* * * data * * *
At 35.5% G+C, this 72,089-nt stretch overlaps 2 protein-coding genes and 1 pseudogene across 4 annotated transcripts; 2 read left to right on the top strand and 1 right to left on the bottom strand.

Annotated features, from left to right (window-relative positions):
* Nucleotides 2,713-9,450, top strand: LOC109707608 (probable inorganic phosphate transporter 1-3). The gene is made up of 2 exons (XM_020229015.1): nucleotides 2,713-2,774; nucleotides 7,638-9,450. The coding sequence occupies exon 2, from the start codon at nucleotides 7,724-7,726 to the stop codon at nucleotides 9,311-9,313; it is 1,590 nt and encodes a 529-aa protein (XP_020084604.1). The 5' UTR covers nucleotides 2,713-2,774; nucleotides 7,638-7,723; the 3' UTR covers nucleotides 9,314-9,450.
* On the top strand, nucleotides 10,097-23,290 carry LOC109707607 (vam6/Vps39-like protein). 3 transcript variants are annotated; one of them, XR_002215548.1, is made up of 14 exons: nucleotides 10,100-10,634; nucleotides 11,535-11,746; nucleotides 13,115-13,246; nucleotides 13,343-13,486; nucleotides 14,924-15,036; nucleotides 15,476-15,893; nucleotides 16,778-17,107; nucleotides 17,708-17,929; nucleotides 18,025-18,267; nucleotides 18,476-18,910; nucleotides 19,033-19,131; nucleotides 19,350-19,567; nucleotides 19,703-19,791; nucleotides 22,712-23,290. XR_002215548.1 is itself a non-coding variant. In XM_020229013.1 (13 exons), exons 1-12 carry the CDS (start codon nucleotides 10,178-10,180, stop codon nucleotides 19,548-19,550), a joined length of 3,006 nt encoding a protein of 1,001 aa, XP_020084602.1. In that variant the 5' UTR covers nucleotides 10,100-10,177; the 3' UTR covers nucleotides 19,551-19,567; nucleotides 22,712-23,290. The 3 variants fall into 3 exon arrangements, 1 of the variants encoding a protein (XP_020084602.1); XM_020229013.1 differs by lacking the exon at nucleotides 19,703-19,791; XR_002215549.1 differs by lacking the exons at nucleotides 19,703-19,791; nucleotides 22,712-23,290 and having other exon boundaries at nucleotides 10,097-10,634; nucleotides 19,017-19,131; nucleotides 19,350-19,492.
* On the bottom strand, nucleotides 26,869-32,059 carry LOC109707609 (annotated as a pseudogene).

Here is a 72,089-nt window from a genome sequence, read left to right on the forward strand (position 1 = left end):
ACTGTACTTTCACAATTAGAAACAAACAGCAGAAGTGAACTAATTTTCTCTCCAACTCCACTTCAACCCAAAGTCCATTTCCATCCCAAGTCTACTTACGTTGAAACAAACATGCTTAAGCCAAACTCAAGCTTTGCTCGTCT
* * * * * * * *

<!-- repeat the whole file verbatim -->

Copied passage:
At 35.5% G+C, this 72,089-nt stretch overlaps 2 protein-coding genes and 1 pseudogene across 4 annotated transcripts; 2 read left to right on the top strand and 1 right to left on the bottom strand.

Annotated features, from left to right (window-relative positions):
* Nucleotides 2,713-9,450, top strand: LOC109707608 (probable inorganic phosphate transporter 1-3). The gene is made up of 2 exons (XM_020229015.1): nucleotides 2,713-2,774; nucleotides 7,638-9,450. The coding sequence occupies exon 2, from the start codon at nucleotides 7,724-7,726 to the stop codon at nucleotides 9,311-9,313; it is 1,590 nt and encodes a 529-aa protein (XP_020084604.1). The 5' UTR covers nucleotides 2,713-2,774; nucleotides 7,638-7,723; the 3' UTR covers nucleotides 9,314-9,450.
* On the top strand, nucleotides 10,097-23,290 carry LOC109707607 (vam6/Vps39-like protein). 3 transcript variants are annotated; one of them, XR_002215548.1, is made up of 14 exons: nucleotides 10,100-10,634; nucleotides 11,535-11,746; nucleotides 13,115-13,246; nucleotides 13,343-13,486; nucleotides 14,924-15,036; nucleotides 15,476-15,893; nucleotides 16,778-17,107; nucleotides 17,708-17,929; nucleotides 18,025-18,267; nucleotides 18,476-18,910; nucleotides 19,033-19,131; nucleotides 19,350-19,567; nucleotides 19,703-19,791; nucleotides 22,712-23,290. XR_002215548.1 is itself a non-coding variant. In XM_020229013.1 (13 exons), exons 1-12 carry the CDS (start codon nucleotides 10,178-10,180, stop codon nucleotides 19,548-19,550), a joined length of 3,006 nt encoding a protein of 1,001 aa, XP_020084602.1. In that variant the 5' UTR covers nucleotides 10,100-10,177; the 3' UTR covers nucleotides 19,551-19,567; nucleotides 22,712-23,290. The 3 variants fall into 3 exon arrangements, 1 of the variants encoding a protein (XP_020084602.1); XM_020229013.1 differs by lacking the exon at nucleotides 19,703-19,791; XR_002215549.1 differs by lacking the exons at nucleotides 19,703-19,791; nucleotides 22,712-23,290 and having other exon boundaries at nucleotides 10,097-10,634; nucleotides 19,017-19,131; nucleotides 19,350-19,492.
* On the bottom strand, nucleotides 26,869-32,059 carry LOC109707609 (annotated as a pseudogene).

Here is a 72,089-nt window from a genome sequence, read left to right on the forward strand (position 1 = left end):
ACTGTACTTTCACAATTAGAAACAAACAGCAGAAGTGAACTAATTTTCTCTCCAACTCCACTTCAACCCAAAGTCCATTTCCATCCCAAGTCTACTTACGTTGAAACAAACATGCTTAAGCCAAACTCAAGCTTTGCTCGTCT